Academic journal article The Lahore Journal of Economics

On the (Ir)Relevance of Monetary Aggregate Targeting in Pakistan: An Eclectic View

Academic journal article The Lahore Journal of Economics

On the (Ir)Relevance of Monetary Aggregate Targeting in Pakistan: An Eclectic View

Article excerpt

Abstract

This study attempts to identify a stable money demand function for Pakistan's economy, where the monetary aggregate is considered the nominal anchor. With evolving financial innovations and regulations, the stability of money demand has been the focus of numerous debates. Where earlier studies have provided conflicting explanations due to inadequate specifications and imprecise estimations, we find that money demand in Pakistan is stable, if specified properly. For developing countries such as Pakistan, it is important to target monetary aggregates or respond to deviations from the desirable path if monetary policy is to be effectively implemented and communicated; this should remain, if not a primary, then an auxiliary target in the monetary policy framework.

Keywords: money demand, stability, monetarism.

JEL classification: C20, E12, E41, E5.

(ProQuest: ... denotes formulae omitted.)

1. Introduction

The role of monetary aggregate(s) as a virtue has long been debated in the conduct of monetary policy. It is generally believed that money carries important information about the underlying state of an economy and can help predict discernible monetary facts. Although most central banks have used monetary aggregates as an intermediate target in their monetary policy frameworks, the usefulness of monetary aggregates has diminished, particularly since the early 1990s when the money demand function became subject to structural changes (see, for instance, Mishkin, 2000; Woodford, 1998, 2008).

It is generally argued that successful monetary aggregate targeting requires a stable, or at least predictable, relationship between money growth and inflation. However, this relationship has become more obscure, particularly in advanced economies, since the 1990s with the evolution of the financial sector.1 Financial deregulation and innovation have significantly changed the preferences of households and the financial sector and thus destabilized the money demand function (Arrau, De Gregorio, Reinhart, & Wickham, 1995; Bernanke, 2006).2 As a consequence, many developed and developing countries have changed their nominal anchor and switched from a monetary aggregate targeting regime to inflation targeting or price level targeting.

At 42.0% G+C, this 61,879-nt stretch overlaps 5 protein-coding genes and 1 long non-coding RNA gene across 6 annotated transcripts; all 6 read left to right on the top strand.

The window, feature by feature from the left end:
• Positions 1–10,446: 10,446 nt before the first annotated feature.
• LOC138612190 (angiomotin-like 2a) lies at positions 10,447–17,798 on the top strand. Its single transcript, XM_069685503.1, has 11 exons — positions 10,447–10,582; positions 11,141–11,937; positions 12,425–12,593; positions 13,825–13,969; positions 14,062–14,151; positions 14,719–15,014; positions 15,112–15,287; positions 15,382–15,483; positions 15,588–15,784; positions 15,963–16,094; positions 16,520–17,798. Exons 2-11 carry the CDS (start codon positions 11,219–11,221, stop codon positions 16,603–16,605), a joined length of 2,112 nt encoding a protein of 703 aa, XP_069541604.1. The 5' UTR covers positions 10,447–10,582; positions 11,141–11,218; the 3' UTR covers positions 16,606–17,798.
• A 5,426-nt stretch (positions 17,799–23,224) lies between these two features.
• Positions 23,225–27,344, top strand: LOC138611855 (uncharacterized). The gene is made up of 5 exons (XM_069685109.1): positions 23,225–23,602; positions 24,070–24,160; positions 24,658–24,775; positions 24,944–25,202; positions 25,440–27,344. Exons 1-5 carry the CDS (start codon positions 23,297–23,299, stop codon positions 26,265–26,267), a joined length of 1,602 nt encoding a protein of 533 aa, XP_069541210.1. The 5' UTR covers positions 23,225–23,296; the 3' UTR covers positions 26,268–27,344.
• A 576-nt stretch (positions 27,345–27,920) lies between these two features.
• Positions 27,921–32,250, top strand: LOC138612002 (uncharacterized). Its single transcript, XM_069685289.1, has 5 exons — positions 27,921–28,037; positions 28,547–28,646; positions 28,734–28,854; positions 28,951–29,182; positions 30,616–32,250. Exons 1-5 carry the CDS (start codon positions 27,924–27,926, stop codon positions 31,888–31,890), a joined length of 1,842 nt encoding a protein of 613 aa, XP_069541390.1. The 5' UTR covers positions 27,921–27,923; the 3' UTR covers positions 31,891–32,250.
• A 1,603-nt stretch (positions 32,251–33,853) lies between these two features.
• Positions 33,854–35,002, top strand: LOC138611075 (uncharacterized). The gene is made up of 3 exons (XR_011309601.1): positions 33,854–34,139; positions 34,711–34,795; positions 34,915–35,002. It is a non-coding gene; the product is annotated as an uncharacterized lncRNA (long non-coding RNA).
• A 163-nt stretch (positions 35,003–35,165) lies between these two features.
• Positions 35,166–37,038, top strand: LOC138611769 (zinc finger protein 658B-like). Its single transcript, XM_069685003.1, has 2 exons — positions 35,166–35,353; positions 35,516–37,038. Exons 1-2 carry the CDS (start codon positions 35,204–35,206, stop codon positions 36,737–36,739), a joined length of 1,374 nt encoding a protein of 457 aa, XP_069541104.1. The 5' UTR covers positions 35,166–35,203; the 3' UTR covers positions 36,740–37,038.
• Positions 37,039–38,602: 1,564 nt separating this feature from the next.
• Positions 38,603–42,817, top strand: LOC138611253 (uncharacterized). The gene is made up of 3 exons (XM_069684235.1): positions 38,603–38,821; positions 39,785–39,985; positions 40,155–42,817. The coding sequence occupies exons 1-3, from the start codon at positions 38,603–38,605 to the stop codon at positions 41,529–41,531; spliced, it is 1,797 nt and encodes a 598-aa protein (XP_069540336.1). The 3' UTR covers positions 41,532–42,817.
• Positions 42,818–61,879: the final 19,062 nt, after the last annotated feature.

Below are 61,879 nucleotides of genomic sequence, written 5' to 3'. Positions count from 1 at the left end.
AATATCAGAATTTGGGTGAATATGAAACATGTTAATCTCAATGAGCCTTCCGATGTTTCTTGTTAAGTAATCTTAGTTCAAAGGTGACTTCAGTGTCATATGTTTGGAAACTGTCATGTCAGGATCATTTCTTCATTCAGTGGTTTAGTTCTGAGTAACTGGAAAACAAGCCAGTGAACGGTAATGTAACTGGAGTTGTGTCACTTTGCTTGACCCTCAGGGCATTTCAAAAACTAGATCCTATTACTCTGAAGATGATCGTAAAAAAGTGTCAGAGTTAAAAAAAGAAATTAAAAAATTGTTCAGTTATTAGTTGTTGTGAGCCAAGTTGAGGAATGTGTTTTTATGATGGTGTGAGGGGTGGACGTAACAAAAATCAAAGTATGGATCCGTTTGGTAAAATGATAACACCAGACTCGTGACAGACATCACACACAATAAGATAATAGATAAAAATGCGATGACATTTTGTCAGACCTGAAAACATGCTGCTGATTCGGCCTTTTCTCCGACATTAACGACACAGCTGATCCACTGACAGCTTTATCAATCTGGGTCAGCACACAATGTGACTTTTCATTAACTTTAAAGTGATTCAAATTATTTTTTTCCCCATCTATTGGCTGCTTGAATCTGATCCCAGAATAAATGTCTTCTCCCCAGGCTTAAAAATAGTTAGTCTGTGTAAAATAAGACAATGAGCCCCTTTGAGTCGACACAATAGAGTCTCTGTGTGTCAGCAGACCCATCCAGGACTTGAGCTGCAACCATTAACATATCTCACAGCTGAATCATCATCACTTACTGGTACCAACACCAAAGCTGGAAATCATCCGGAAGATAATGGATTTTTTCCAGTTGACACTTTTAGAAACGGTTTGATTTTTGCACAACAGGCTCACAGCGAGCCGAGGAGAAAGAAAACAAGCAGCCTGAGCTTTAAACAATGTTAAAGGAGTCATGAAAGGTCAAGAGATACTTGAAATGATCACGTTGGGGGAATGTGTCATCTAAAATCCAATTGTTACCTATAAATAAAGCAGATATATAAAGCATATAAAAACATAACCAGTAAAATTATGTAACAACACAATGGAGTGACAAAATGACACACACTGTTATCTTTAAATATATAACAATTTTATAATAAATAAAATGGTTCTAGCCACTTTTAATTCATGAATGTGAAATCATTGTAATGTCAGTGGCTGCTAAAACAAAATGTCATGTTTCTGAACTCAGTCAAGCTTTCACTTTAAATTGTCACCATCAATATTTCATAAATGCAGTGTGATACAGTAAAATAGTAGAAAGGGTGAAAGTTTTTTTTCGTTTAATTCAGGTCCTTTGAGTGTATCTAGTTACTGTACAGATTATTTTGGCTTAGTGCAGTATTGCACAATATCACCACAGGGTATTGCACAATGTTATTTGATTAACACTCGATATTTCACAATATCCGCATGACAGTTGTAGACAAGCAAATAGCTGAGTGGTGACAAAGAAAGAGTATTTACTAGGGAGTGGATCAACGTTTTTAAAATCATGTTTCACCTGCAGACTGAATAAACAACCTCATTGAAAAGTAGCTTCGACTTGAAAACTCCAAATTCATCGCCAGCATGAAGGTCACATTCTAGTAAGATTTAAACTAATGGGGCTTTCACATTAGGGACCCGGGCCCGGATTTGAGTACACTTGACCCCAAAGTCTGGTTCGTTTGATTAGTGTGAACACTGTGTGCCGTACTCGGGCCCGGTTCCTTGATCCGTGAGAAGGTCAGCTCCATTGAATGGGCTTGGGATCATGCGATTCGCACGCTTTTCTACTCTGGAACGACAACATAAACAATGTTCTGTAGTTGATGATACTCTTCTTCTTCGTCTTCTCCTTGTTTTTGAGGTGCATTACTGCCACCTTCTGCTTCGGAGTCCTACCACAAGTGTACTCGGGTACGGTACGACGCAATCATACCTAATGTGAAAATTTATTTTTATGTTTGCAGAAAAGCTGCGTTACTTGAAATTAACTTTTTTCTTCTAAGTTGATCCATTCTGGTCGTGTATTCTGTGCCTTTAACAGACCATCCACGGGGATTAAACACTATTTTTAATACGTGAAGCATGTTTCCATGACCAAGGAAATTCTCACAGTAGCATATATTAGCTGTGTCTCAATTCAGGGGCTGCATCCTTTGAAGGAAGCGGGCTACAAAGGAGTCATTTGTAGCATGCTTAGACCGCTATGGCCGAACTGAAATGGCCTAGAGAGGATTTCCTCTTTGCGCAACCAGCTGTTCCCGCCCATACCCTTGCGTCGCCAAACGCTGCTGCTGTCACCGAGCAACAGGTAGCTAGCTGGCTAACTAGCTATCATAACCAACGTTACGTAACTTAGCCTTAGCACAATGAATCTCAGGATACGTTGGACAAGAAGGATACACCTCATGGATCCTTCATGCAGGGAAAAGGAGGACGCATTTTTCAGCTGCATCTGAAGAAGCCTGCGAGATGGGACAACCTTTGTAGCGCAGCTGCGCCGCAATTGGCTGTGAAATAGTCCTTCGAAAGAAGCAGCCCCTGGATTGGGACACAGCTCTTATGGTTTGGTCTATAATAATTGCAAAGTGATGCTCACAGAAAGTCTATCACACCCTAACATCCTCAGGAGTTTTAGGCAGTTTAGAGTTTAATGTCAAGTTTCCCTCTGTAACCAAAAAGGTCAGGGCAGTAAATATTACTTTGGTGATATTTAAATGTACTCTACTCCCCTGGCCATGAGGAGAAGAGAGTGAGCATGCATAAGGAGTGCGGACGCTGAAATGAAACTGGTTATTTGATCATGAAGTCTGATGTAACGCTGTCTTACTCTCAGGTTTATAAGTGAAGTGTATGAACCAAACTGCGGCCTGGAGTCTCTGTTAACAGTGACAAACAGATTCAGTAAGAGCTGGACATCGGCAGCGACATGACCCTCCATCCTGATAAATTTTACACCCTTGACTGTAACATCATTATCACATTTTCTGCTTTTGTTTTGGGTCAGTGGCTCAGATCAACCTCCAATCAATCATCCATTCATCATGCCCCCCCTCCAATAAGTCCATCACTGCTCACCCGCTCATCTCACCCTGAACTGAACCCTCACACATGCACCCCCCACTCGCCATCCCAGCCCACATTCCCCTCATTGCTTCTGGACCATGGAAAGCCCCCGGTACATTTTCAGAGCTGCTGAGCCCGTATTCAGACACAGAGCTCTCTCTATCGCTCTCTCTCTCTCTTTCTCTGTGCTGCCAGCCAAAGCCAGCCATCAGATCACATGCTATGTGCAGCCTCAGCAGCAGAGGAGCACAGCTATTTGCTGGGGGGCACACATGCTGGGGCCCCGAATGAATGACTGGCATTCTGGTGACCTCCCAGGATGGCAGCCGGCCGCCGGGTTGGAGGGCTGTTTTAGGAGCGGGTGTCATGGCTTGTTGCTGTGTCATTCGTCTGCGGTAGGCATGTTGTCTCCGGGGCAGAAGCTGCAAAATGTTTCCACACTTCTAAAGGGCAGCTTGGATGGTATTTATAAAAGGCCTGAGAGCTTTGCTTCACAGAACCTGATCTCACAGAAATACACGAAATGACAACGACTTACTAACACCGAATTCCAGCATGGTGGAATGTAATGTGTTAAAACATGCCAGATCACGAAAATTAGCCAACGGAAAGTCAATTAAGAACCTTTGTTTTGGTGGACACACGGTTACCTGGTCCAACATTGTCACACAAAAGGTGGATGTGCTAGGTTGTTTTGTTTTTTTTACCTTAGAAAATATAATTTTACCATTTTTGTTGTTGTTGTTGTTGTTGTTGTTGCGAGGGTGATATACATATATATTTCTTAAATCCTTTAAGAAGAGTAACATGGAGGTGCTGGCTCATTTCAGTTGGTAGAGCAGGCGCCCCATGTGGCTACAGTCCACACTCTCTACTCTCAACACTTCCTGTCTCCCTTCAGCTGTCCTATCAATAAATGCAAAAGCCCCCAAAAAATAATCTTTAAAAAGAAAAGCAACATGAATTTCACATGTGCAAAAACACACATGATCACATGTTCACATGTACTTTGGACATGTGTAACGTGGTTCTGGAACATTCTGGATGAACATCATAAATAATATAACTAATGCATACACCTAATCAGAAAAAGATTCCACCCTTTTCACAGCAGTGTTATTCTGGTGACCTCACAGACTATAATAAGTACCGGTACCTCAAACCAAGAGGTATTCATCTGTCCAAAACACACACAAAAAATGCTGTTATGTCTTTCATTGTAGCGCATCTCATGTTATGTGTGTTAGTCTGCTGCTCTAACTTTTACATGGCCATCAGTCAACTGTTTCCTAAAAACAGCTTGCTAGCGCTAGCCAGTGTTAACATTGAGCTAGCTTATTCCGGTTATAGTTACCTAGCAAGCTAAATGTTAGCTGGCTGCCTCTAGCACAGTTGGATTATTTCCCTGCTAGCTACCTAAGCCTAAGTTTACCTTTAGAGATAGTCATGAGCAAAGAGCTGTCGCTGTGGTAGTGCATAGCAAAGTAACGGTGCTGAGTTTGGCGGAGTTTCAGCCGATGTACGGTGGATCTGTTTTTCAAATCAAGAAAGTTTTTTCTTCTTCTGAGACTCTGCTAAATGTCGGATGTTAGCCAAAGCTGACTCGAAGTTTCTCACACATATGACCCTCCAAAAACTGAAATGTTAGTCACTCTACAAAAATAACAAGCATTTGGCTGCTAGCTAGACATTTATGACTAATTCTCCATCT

Nevertheless, monetary aggregates contain important information and their significance in monetary policy frameworks cannot be ignored. A detailed assessment of monetary trends and their relationships with goal variables (output growth and inflation) can provide useful information on the demand pressures in an economy-this, in turn, drives our analysis of the specification and stability of the money demand function in Pakistan.

The core functional specification of money demand is derived from a set of intertemporal optimal decisions made by households and firms in a dynamic stochastic general equilibrium (DSGE) setting. This specification is then estimated empirically using various econometric techniques while investigating other potential determinants of money demand in terms of their goodness of fit. This is because the preferences of households and firms have, to some extent, changed and the operational scope of the financial sector widened over the last two decades (see State Bank of Pakistan, n.d.). However, the development of structured financial instruments is still in an evolutionary phase, making it necessary to analyze different empirical specifications for a robustness check.

Another important empirical contribution of this paper is that it provides an eclectic stability analysis both in terms of models and parameters. Although numerous empirical estimations of the money demand function have focused on the stability of money demand and the velocity of money in the context of Pakistan, the results are mixed.3 Some studies find a robust relationship between money and the goal variables (see Qayyum, 2005; Omer, 2010; Azim, Ahmed, Ullah, Zaman, & Zakaria, 2010) while other find an unstable money demand function (see Moinuddin, 2009; Omer & Saqib, 2009). …

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